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Volkswagen of America CEO Scott Keogh did little to temper rumors about a compact pickup truck from the German brand, following the Tarok concept's arrival at the 2019 New York Auto Show. Calling the Tarok “a trial balloon,” Keogh laid out a number of reasons the company could jump into the truck game while speaking to at a media roundtable on Wednesday.

Calling the truck market “probably the biggest white space in our portfolio right now,” Keogh pointed out the burgeoning price of trucks as a motivator for Volkswagen to get into the game, but at a much lower price than the big, bruising half-tons from major truck makers.

“I do see an opportunity where these trucks have all moved into the $50,000s and the $60,000s and beyond,” Keogh said. “And that is the price of an expensive luxury car. I think there’s an opportunity and I think [Volkswagen] can come in with an extremely smart price point.”

Prefacing that he didn’t want to give away price points, Keogh then did just that, saying “I think you could put a vehicle like that in the marketplace in the mid-$20,000, with proper engine, proper everything.”

Gallery: Volkswagen Tarok Concept

There are two avenues available to the company right now to do that. Volkswagen’s widely publicized partnership with Ford Motor Company will certainly result in a VW product that rides on the Ranger’s bones, Keogh reiterated. But that vehicle is destined for South America, with Keogh saying the company would “continue to look” for the U.S. The bigger issue with that approach is differentiation.

“If in this market there's a Ranger Ranger and VW Ranger, there's no reason for that. You have to have a different point of view and a differentiation.” Keogh added that it’s not VW’s style to do a badge-engineering job, with one journalist jokingly asking if that was a lesson learned from the ill-fated Routan minivan. Keogh, chuckling, declined to comment.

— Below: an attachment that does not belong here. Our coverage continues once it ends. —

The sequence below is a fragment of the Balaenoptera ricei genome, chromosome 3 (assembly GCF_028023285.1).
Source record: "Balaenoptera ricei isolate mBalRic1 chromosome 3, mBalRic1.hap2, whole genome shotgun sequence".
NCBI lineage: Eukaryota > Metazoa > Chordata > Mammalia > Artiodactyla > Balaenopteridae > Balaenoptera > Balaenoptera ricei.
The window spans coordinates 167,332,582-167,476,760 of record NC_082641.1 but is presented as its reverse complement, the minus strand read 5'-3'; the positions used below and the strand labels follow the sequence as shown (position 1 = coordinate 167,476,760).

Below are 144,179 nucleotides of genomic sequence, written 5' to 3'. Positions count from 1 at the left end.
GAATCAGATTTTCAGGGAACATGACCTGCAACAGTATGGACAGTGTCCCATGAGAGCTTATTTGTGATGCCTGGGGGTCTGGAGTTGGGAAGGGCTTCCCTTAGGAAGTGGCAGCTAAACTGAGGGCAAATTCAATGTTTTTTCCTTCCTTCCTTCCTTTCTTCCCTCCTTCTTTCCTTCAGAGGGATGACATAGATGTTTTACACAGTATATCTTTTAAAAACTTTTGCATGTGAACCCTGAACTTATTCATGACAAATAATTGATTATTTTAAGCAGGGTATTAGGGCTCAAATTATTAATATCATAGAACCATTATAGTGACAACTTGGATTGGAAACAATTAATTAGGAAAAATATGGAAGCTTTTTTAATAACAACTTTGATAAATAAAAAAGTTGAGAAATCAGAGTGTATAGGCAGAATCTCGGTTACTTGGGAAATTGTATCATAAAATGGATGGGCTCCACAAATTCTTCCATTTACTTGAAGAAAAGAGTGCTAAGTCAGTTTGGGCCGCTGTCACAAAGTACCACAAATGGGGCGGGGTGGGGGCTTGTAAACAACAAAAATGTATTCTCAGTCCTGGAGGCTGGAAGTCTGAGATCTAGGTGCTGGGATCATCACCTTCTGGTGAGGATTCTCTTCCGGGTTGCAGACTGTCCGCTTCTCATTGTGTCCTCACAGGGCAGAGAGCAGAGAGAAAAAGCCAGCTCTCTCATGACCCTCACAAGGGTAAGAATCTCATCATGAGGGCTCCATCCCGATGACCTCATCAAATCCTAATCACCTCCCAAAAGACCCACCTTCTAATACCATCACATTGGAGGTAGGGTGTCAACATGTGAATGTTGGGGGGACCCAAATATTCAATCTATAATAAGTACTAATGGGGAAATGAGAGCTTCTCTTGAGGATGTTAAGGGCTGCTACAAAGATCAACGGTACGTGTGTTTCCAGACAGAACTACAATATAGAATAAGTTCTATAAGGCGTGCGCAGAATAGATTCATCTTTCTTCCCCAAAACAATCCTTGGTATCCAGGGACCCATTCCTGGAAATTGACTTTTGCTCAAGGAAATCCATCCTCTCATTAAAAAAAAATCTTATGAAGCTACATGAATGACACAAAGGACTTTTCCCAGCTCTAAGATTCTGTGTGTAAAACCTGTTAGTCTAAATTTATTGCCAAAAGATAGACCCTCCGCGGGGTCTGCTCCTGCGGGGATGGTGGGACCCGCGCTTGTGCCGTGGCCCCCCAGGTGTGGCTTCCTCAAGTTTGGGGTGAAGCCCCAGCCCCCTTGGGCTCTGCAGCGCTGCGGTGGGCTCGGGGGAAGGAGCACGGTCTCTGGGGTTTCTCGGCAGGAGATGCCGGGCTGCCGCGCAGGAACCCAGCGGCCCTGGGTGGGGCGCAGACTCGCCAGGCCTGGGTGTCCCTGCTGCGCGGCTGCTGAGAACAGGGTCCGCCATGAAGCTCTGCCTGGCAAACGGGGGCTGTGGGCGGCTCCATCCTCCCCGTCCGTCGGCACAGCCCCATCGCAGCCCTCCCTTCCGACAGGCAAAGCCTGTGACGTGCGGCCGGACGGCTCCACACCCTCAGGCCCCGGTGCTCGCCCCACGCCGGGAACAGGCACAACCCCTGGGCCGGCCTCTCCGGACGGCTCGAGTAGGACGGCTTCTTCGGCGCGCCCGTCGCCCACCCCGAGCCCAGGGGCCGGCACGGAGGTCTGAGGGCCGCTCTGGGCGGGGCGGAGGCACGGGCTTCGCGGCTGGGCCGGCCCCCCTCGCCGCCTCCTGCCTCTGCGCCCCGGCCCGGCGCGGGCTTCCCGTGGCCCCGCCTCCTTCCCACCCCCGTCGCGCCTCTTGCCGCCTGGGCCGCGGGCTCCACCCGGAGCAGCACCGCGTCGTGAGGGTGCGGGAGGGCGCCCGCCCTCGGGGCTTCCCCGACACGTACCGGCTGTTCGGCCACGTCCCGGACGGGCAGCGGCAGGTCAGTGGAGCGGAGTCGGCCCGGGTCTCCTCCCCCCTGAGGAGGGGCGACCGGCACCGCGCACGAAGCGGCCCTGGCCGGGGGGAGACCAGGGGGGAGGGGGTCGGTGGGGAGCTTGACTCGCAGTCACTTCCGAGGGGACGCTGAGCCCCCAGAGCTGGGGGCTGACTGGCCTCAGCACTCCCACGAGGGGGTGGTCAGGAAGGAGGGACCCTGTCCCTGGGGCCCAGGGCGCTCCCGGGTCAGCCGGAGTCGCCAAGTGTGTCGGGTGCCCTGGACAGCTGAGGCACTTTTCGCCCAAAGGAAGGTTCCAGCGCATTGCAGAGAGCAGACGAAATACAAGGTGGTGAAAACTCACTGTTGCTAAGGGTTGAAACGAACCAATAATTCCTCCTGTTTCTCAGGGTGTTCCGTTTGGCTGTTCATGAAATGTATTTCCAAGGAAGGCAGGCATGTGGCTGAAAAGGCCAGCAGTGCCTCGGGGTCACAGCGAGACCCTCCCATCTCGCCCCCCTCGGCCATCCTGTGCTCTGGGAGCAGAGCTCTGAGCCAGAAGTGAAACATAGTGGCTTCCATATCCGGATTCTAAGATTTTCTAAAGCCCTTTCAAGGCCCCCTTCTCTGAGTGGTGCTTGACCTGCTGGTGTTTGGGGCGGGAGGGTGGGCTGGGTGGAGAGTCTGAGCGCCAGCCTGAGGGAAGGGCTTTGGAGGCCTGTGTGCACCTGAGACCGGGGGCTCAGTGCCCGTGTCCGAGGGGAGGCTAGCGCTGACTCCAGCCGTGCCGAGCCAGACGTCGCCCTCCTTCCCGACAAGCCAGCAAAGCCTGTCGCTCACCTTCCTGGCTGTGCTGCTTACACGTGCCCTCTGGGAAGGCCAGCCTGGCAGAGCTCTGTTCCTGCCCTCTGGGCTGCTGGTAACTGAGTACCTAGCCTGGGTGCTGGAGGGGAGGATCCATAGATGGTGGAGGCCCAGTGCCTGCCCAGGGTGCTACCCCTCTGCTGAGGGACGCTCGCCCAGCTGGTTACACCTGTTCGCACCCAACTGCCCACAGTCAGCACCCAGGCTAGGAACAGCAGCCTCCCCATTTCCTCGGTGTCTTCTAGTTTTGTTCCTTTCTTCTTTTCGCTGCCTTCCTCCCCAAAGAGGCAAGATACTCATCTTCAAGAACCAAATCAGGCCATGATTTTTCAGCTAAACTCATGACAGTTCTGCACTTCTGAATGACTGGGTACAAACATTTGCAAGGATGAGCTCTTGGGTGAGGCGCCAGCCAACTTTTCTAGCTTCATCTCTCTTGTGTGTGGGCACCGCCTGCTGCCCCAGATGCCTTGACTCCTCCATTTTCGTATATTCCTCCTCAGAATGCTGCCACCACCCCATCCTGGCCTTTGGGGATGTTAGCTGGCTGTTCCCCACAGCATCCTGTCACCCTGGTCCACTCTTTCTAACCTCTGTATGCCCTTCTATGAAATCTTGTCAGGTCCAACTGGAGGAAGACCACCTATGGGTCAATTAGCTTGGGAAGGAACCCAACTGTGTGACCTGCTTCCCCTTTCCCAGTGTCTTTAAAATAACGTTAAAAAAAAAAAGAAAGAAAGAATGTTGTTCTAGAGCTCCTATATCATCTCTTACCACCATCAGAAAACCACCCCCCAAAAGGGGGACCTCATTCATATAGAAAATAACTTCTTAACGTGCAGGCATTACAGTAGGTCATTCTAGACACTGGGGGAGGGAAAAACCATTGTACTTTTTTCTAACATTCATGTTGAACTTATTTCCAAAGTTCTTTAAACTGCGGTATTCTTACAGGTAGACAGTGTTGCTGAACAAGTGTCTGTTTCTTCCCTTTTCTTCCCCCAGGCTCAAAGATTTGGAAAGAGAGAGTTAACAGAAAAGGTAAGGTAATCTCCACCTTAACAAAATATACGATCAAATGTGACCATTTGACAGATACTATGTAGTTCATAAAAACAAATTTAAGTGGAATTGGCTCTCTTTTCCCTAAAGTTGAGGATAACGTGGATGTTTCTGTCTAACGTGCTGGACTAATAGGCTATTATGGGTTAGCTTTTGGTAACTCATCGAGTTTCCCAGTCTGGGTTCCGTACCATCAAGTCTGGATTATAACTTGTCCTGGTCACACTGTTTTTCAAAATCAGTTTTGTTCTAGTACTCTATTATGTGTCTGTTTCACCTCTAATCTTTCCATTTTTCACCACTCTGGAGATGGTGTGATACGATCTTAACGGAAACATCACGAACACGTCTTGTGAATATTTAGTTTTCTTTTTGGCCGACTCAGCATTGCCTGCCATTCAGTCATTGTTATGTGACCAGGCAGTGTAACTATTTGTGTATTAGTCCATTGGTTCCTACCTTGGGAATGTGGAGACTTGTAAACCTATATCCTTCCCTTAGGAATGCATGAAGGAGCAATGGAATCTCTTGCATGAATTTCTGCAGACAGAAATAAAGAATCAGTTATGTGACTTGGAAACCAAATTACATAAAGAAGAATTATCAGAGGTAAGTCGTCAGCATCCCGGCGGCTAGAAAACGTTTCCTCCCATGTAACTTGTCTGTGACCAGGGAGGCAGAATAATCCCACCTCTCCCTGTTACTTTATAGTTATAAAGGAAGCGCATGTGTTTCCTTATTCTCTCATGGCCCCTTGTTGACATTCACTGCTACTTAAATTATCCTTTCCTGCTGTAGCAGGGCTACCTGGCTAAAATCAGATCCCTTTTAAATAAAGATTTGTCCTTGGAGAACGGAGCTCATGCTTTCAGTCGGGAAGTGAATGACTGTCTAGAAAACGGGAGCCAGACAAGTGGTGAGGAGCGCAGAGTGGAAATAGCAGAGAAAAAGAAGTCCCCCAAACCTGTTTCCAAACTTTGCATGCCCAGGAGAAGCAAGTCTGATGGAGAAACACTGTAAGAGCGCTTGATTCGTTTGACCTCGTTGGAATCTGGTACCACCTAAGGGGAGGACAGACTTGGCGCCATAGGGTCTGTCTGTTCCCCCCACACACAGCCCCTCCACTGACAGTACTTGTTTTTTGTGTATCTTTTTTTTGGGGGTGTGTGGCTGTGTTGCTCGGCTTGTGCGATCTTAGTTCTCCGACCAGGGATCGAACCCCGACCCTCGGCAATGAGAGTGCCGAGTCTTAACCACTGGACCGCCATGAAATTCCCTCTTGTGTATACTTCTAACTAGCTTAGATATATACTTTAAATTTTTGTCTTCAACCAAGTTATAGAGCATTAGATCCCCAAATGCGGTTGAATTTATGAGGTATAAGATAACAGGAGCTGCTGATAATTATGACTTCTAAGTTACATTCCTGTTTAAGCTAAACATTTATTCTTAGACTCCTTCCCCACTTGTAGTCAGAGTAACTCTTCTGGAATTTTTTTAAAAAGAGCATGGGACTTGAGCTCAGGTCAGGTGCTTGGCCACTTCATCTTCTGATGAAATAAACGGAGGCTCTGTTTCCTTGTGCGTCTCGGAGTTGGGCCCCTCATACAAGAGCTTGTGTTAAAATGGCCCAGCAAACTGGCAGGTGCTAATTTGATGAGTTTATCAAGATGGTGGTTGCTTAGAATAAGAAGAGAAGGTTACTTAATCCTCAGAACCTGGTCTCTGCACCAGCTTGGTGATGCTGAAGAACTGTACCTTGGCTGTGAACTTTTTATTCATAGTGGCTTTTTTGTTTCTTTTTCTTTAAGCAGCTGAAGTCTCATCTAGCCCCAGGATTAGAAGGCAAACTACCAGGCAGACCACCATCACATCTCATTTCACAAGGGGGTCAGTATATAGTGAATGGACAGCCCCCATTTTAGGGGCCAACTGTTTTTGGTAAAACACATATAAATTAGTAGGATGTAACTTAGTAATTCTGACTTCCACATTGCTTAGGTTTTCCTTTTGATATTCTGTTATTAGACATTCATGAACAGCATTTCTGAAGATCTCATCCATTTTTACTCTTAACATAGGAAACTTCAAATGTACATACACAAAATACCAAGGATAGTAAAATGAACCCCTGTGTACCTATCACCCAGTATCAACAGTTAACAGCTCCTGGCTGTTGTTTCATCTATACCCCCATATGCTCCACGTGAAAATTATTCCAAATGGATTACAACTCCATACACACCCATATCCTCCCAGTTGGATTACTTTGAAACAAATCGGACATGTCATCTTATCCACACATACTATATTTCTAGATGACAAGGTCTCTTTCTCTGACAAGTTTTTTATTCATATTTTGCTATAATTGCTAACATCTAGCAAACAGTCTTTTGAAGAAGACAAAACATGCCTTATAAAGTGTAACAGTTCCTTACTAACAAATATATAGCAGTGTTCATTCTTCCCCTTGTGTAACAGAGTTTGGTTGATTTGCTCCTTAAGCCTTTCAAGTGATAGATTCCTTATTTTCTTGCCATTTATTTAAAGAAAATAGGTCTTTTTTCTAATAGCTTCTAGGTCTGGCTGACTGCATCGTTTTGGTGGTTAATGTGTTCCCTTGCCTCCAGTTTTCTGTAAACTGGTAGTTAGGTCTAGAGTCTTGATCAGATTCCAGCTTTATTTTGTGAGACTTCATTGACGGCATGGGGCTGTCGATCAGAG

The other avenue is the one presented by the Tarok, which rides on the Volkswagen Group’s ubiquitous MQB platform. That approach would give the brand a lot more flexibility in terms of packaging and powertrains, with Keogh saying “We'd be capable of putting a whole assortment of engines into [an MQB truck]. We could get upwards of 250 or 300 horsepower if we wanted to do it.”

It’s still too early, even after Keogh’s comments, to suggest that a Volkswagen truck is a certainty. Keogh rightly says the German automaker still needs to figure out what the brand would want its truck to do before it can move forward.

“When you enter any segment, you want to have your brand's point of view in that segment, and not just mimic what's already there,” Keogh said. “So, we obviously are trying to come up with our point of view.”

If VW's showing of the Tarok in New York is anything to go by, though, we’d say it looks like the company is far closer to figuring out that point of view than any of us thought.

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